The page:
HABANERO PEPPERS (Capsicum chinense) (also known as "Chinese Lanterns") are FIREY HOT and not for the faint of heart! They do look like a string of colorful chinese lanterns on the bush in their various green-yellow-brilliant orange. Originating in the Amazon, with a complex flavor that will enhance any dish. In the "Great Bake" drought here in North Carolina 2007, this pepper was a star performer! Don't abandon this one at the end of the season. Bring it indoors! Most peppers are perennials and this one is a good choice for multiple season growing. 90-100 days from transplant. 10 seeds.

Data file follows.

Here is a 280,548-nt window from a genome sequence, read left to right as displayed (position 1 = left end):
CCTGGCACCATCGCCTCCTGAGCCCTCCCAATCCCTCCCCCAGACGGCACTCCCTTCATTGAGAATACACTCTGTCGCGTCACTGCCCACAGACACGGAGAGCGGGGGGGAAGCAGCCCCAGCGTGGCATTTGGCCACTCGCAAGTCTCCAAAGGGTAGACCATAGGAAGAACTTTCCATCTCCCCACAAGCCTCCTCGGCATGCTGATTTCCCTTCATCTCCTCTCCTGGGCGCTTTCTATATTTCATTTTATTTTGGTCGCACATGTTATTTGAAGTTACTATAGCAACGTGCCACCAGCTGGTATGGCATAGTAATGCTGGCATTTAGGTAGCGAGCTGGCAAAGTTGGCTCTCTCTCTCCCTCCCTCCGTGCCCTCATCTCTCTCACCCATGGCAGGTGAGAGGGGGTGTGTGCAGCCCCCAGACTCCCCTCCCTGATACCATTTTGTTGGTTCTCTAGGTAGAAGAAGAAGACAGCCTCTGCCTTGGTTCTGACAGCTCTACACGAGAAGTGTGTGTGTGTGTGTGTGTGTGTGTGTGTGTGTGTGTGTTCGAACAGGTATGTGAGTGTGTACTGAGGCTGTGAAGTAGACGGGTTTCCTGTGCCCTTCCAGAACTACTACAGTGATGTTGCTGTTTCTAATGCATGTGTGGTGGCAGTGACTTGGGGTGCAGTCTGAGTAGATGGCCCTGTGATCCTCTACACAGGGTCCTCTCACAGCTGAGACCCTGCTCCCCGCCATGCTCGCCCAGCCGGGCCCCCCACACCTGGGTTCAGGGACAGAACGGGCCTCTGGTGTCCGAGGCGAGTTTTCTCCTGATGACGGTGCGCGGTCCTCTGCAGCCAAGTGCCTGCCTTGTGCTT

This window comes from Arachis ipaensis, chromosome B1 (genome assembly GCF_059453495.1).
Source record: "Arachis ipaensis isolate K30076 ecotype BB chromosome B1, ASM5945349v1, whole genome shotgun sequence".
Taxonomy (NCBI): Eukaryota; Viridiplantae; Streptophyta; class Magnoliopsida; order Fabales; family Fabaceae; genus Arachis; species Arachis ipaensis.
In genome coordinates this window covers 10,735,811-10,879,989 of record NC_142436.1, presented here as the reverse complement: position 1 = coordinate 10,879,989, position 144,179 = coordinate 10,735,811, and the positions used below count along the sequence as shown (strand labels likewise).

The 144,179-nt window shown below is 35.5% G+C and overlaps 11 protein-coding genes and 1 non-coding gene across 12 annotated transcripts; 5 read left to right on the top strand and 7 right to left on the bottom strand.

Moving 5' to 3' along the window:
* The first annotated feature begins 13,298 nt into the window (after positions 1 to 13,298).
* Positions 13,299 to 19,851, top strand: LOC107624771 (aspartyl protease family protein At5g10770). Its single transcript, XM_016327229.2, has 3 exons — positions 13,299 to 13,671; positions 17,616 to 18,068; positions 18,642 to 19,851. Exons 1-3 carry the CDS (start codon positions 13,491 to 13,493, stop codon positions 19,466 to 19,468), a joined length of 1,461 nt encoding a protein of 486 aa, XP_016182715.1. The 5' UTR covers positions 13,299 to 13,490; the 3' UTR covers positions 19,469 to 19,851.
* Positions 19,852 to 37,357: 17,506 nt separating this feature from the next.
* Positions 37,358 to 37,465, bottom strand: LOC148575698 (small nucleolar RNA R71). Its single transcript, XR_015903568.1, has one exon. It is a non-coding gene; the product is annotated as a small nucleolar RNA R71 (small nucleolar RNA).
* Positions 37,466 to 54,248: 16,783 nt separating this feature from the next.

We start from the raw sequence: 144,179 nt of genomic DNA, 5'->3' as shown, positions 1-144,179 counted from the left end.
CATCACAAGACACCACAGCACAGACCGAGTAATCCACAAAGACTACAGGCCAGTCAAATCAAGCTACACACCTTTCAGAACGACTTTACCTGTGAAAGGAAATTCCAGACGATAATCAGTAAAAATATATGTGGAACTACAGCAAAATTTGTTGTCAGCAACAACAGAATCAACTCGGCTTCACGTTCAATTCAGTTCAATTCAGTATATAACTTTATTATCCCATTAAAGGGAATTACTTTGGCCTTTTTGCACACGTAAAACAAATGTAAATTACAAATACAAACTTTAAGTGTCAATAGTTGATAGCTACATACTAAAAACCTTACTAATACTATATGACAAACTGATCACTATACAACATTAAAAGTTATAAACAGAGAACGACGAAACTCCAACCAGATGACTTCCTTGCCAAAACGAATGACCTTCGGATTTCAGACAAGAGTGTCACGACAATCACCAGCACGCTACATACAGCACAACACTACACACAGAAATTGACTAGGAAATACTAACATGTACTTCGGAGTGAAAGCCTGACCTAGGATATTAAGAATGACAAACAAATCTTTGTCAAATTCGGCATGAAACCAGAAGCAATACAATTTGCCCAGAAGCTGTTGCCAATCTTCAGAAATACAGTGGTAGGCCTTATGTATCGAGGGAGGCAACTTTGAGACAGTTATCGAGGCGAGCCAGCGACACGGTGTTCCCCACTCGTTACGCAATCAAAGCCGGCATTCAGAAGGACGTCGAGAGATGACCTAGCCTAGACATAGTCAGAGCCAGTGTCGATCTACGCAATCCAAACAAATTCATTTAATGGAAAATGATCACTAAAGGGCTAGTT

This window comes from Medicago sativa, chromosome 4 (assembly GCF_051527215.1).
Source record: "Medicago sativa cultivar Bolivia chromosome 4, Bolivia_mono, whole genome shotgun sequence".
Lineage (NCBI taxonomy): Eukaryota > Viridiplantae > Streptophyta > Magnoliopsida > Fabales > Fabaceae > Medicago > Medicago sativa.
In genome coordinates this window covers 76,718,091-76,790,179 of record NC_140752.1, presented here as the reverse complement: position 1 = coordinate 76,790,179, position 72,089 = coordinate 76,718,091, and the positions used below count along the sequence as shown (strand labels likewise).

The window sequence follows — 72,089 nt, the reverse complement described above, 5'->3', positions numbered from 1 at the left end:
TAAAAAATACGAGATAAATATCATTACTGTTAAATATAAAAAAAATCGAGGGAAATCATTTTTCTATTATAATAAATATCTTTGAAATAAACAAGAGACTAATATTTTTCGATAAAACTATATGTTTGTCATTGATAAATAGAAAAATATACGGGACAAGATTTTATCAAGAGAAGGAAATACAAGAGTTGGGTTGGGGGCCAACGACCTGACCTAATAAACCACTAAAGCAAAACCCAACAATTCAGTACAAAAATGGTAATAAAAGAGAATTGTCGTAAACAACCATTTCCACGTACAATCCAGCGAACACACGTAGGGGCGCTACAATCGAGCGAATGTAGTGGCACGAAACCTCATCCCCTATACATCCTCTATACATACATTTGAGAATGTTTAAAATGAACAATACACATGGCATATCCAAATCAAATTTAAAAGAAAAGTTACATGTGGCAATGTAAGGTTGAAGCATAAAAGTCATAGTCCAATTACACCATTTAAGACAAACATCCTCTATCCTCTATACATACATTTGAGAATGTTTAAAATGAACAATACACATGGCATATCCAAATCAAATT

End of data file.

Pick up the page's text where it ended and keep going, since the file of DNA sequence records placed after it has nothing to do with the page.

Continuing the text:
ABOUT GROWING PEPPERS: Whether Sweet or Heat, peppers must be started indoors and really appreciate bottom warmth (80 degrees) and grow lights for vigorous starts. Be sure to pick varieties that will have sufficient time to complete their growth in your area. Also, hot peppers will be hotter as the temperature rises, so if you want heat and live in the north, buy the hottest varieties available so you won't be disappointed. Vice versa for the south. Use gloves when handling hot pepper seeds and some of the hot peppers themselves. Start peppers indoors 8 weeks before transplanting. Sow seeds 1/4" deep. Keep soil moist. Peppers may take up to two weeks to pop up. When weather warms (daytime soil near 80 degrees and nighttime temps above 50 degrees) you can transplant into rich prepared soil in a sunny position, about 18'' apart and, if in rows, about 24'' apart. I like to give my peppers some support, usually a stake or cage, as productive plants can keel over from the weight of their fruit. Consider spacing your peppers around your vegetable garden, as they can be helpful in warding off furry invaders of your greens and such. Use organic mulch to fend off weeds and keep soil moist in hot dry summers. Peppers need regular moderate watering, but water from below. Peppers are so versatile. You can use fresh, cook them in a variety of ways, dry many varieties easily, and freeze many varieties for later cooking.